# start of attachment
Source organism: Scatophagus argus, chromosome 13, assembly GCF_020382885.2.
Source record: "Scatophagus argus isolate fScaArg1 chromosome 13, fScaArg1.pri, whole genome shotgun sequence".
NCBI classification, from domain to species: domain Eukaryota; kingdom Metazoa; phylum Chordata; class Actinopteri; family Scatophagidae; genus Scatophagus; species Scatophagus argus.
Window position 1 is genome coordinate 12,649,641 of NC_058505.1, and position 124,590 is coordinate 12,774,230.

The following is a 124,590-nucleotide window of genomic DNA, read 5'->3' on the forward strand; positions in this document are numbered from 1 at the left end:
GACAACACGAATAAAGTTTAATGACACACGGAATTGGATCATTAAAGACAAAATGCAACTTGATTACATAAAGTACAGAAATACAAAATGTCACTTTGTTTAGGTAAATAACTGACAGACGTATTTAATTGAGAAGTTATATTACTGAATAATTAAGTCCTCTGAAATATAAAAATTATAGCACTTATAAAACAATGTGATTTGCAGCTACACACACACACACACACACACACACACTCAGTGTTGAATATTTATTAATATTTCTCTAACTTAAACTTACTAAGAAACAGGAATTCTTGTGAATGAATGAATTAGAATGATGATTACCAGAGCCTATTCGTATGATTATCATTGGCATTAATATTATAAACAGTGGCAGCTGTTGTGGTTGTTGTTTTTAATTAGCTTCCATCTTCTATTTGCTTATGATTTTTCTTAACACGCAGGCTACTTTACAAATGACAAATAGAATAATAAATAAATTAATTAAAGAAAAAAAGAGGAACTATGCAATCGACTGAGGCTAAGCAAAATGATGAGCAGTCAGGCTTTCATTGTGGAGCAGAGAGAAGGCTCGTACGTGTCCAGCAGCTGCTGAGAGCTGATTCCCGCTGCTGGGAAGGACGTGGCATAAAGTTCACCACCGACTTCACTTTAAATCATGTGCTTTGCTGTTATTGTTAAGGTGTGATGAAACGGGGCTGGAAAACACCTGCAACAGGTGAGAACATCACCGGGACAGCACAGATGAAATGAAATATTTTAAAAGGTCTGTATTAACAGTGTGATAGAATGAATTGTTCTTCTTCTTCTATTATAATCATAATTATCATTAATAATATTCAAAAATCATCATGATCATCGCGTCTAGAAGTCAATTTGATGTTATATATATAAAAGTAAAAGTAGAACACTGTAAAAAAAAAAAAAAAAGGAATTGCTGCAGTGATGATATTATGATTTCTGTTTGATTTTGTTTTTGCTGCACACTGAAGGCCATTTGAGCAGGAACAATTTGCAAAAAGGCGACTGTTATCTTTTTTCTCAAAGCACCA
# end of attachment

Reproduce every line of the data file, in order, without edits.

Source organism: Scatophagus argus, chromosome 13, assembly GCF_020382885.2.
Source record: "Scatophagus argus isolate fScaArg1 chromosome 13, fScaArg1.pri, whole genome shotgun sequence".
NCBI classification, from domain to species: domain Eukaryota; kingdom Metazoa; phylum Chordata; class Actinopteri; family Scatophagidae; genus Scatophagus; species Scatophagus argus.
Window position 1 is genome coordinate 12,649,641 of NC_058505.1, and position 124,590 is coordinate 12,774,230.

The following is a 124,590-nucleotide window of genomic DNA, read 5'->3' on the forward strand; positions in this document are numbered from 1 at the left end:
GACAACACGAATAAAGTTTAATGACACACGGAATTGGATCATTAAAGACAAAATGCAACTTGATTACATAAAGTACAGAAATACAAAATGTCACTTTGTTTAGGTAAATAACTGACAGACGTATTTAATTGAGAAGTTATATTACTGAATAATTAAGTCCTCTGAAATATAAAAATTATAGCACTTATAAAACAATGTGATTTGCAGCTACACACACACACACACACACACACACACTCAGTGTTGAATATTTATTAATATTTCTCTAACTTAAACTTACTAAGAAACAGGAATTCTTGTGAATGAATGAATTAGAATGATGATTACCAGAGCCTATTCGTATGATTATCATTGGCATTAATATTATAAACAGTGGCAGCTGTTGTGGTTGTTGTTTTTAATTAGCTTCCATCTTCTATTTGCTTATGATTTTTCTTAACACGCAGGCTACTTTACAAATGACAAATAGAATAATAAATAAATTAATTAAAGAAAAAAAGAGGAACTATGCAATCGACTGAGGCTAAGCAAAATGATGAGCAGTCAGGCTTTCATTGTGGAGCAGAGAGAAGGCTCGTACGTGTCCAGCAGCTGCTGAGAGCTGATTCCCGCTGCTGGGAAGGACGTGGCATAAAGTTCACCACCGACTTCACTTTAAATCATGTGCTTTGCTGTTATTGTTAAGGTGTGATGAAACGGGGCTGGAAAACACCTGCAACAGGTGAGAACATCACCGGGACAGCACAGATGAAATGAAATATTTTAAAAGGTCTGTATTAACAGTGTGATAGAATGAATTGTTCTTCTTCTTCTATTATAATCATAATTATCATTAATAATATTCAAAAATCATCATGATCATCGCGTCTAGAAGTCAATTTGATGTTATATATATAAAAGTAAAAGTAGAACACTGTAAAAAAAAAAAAAAAAGGAATTGCTGCAGTGATGATATTATGATTTCTGTTTGATTTTGTTTTTGCTGCACACTGAAGGCCATTTGAGCAGGAACAATTTGCAAAAAGGCGACTGTTATCTTTTTTCTCAAAGCACCA